“If God brings you to it He will bring you through it.”
I see this sign each time I walk in to the counseling center. I see it and long to be encouraged by it, but instead I’m often saddened because some of my worst situations are all my fault. The “it” I’m in is of my own choosing, my own sin, or mine and others poor choices. So what then? I feel as if I’ve brought myself to it. If God didn’t bring me to it, will He still bring me through it?
First, I think there’s a few lies in my own response that need to be corrected. The biggest lie is the belief that I got myself into this mess. Yes, sin and poor choices can get us into situations and there are consequences. But can we really do anything that a sovereign God doesn’t allow? He gives us free will but He’s still sovereign. Nothing can happen to us that He doesn’t allow.
“When times are good, be happy; but when times are bad, consider: God has made the one as well as the other.” — Ecclesiastes 7:14
I like how The Message puts it in Proverbs 16:1:
“Mortals make elaborate plans, but God has the last word.”
So in that way he brought me to “it” because He’s allowed it, even if what He allowed was for me to make poor choices.
A similar sentiment is in the lyrics to Mandisa’s “Stronger,”
“‘Cause if He started this work in your life
He will be faithful to complete it”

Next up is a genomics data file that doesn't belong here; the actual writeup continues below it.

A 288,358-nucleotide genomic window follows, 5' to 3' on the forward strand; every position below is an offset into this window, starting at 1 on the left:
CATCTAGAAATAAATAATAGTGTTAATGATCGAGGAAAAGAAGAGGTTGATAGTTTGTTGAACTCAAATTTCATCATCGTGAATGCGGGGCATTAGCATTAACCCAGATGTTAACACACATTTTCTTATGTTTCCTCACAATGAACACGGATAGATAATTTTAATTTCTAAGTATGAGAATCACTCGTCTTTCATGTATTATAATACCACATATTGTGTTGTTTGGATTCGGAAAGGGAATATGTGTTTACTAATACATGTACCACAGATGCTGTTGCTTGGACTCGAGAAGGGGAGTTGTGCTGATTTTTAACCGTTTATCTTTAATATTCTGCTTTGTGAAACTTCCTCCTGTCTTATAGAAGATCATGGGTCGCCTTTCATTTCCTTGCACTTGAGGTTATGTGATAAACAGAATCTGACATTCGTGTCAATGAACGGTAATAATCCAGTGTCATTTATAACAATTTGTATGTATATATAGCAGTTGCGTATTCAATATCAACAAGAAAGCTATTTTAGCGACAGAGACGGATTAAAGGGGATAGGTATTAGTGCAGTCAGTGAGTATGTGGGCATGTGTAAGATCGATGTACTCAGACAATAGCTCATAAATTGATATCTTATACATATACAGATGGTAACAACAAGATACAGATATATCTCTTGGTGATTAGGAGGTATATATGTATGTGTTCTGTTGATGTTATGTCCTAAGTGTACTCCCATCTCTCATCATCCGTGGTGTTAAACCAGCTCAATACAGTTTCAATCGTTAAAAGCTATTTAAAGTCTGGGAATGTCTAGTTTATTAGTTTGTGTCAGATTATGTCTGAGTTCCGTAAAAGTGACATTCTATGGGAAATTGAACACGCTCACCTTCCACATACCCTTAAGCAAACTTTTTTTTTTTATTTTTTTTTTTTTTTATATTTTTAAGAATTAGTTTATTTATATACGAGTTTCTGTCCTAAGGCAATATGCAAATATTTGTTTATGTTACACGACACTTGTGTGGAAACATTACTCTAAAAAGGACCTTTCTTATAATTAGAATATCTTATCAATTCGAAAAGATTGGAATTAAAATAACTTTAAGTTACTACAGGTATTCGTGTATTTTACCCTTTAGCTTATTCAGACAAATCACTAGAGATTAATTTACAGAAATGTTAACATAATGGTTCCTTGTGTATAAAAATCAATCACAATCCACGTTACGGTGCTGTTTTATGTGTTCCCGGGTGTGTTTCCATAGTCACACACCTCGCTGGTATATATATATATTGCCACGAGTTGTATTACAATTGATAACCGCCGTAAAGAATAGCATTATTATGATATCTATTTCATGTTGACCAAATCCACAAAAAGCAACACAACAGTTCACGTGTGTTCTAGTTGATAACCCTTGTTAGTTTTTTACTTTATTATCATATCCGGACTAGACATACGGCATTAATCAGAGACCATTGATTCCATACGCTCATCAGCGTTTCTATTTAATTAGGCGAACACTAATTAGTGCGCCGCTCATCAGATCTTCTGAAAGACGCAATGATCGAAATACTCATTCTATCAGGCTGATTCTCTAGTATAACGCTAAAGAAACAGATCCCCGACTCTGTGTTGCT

I hear that and similarly think — but God didn’t start it; I did, meaning I caused this hard time. But “this work” isn’t necessarily a present hard time. Philippians 1:6 says that very thing: “… he who began a good work in you will carry it on to completion until the day of Christ Jesus.”
When did that good work begin? I believe God’s good works began at the creation of the world, after all he saw all that he created and called it good. He created man and called man “very good.” But specifically, in my life, it began when he made me.
Psalm 139:13: “For you created my inmost being; you knit me together in my mother’s womb.”
That’s when the good work in me began. So even if I mess up along the way and have hard times as a result, — for all have sinned and fall short — this promise to bring me through it and complete a good work is still mine.
I think Satan wants us to believe that we can no longer lay claim to that promise, that if we cause our own pain then it’s all on us and all our fault and there’s nothing God will do. But that’s not true. Our Heavenly Father desires more than anything for us to not fall to such lies but to believe He’s going to work all things out to our good — all things. Even sin. Even poor choices. Even _____ — whatever we put it in that blank. There may be still be pain and consequences but he never leaves nor forsakes us (Deut. 31:6). He began a good work, and He will be faithful to complete it.